Where do you like to eat in Hobart? I love to pop into Sunbear, always happy staff, delicious local produce and great coffee.
DAVID BALL, EXECUTIVE CHEF, THE GLASS HOUSE
Where are you from? A little town in the UK called Mansfield. We’ve been here for a little over four years now.
What do you love about cooking with local produce? Being able to experience where the ingredients I’m using are from makes a huge difference. There’s a strong connection to place, the land, and the environment. It’s also about the people behind the produce too, I love building relationships with the farmers and producers who supply us.
Favourite place/supplier/producer to get local produce? Haha, that’s way too hard a question, there are so many amazing people here doing delicious things! I love a good honesty box roadside stall like the Bream Creek market stall, which is always a must-stop if I’m out that way. And on a Sunday, Farm Gate market.
What’s your current favourite supplier and ingredient? I’m loving the beetroot from Jenna and Zeb down at Cygnet from the Early Bird Market Garden – it has the most earthy and delicious flavour. I admit to a beetroot obsession! Another favourite is the regeneratively farmed beef from Sam and Steph at Tas Ag Co, it’s some of the best tasting beef on the island, and what we served up recently at the Winter Feast for Dark Mofo. And I just can’t stop eating James’ UnFeta’d from Soyoyoy Foods; it’s a plant based feta that’s super delicious.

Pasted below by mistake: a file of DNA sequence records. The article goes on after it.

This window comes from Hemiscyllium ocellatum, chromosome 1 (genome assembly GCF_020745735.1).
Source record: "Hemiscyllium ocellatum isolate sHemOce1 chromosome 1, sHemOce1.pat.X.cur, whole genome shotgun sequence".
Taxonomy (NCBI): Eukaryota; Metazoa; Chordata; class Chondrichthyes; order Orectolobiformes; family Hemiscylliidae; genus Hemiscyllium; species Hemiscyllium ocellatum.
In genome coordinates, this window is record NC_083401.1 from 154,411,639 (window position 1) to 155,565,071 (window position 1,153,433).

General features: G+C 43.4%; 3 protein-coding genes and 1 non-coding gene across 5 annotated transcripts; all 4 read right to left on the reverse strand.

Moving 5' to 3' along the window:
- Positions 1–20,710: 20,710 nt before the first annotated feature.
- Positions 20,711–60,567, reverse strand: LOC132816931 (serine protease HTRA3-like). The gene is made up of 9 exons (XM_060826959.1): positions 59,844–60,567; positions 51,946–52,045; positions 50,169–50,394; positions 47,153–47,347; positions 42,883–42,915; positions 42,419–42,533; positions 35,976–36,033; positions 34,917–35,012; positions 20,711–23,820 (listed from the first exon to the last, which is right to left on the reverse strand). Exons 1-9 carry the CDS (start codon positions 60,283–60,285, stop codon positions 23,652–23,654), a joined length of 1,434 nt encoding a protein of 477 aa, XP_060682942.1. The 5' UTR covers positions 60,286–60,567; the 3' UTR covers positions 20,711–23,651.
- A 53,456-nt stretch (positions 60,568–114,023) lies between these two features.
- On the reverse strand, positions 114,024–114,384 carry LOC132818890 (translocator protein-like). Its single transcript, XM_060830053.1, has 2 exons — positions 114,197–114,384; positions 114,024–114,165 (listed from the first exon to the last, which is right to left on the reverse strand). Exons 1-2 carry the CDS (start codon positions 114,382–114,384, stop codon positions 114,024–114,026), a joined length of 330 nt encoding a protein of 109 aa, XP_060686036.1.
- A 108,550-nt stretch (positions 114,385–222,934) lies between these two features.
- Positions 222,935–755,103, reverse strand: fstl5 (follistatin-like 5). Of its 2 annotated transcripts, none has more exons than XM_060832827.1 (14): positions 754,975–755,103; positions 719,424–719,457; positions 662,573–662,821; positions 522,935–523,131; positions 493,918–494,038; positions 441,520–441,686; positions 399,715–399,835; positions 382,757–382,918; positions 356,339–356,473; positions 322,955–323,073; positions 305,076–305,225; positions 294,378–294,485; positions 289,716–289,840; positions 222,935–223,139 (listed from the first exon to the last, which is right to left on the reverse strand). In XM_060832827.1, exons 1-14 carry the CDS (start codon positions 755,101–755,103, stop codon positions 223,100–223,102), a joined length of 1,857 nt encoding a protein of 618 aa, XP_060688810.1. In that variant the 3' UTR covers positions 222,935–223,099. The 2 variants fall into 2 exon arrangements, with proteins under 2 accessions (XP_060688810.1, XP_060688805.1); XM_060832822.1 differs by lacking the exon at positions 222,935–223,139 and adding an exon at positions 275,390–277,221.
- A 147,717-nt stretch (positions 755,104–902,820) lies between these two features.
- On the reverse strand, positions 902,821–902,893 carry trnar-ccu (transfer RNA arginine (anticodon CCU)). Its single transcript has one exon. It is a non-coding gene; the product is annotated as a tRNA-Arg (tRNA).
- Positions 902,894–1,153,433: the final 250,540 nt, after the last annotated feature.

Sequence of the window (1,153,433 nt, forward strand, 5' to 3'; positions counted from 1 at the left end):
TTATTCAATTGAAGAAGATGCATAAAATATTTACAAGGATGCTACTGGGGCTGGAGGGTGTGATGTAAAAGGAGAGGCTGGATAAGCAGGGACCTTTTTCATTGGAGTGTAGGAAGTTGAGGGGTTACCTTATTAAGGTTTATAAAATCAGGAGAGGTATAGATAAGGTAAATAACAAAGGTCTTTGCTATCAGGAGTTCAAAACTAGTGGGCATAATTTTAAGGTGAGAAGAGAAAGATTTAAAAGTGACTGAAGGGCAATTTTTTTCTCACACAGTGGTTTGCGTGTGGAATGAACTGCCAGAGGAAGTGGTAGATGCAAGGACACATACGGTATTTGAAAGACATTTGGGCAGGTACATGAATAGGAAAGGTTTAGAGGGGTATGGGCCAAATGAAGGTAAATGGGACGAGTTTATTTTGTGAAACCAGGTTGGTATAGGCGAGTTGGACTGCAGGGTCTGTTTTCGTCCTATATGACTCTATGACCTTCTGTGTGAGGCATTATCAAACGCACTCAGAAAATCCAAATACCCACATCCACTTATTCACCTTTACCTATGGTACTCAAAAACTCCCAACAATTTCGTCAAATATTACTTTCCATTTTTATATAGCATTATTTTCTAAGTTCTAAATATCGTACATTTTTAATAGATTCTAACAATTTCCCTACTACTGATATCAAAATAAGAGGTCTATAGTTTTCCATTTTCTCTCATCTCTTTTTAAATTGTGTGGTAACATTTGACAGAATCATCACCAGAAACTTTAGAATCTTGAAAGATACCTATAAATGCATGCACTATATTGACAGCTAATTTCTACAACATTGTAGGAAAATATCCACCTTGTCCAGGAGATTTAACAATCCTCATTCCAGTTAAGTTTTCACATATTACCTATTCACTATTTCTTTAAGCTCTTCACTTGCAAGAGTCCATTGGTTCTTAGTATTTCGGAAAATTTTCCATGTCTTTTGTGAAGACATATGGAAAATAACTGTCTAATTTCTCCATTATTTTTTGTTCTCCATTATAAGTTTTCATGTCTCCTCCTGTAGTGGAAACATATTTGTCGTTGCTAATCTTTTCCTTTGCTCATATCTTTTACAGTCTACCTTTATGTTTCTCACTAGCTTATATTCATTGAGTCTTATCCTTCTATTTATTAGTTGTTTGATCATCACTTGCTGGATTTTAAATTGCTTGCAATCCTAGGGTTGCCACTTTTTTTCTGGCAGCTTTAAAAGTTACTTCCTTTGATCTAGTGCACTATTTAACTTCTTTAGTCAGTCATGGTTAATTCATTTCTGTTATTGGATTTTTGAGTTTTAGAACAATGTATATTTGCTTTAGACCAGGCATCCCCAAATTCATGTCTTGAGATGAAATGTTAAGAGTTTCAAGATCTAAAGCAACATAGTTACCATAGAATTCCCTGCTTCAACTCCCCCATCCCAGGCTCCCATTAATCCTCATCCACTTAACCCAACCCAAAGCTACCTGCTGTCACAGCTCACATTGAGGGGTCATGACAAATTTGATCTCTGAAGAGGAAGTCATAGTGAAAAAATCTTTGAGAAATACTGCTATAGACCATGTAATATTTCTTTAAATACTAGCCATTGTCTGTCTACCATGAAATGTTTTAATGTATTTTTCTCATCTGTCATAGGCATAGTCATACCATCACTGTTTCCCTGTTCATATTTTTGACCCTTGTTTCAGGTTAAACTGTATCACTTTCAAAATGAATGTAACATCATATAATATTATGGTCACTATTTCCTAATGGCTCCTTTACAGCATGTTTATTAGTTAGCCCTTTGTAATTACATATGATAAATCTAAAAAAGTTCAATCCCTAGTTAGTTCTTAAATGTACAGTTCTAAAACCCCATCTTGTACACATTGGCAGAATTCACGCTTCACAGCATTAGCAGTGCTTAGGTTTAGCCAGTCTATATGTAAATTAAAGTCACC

Where do you like to eat in Hobart? I’m a huge fan of the kitchen at the Migrant Resource Centre Tasmania in Glenorchy. What they’re doing for the community is bloody brilliant, and the food is top notch.
KONSTANTIN PUTKIN, EXECUTIVE CHEF, AURA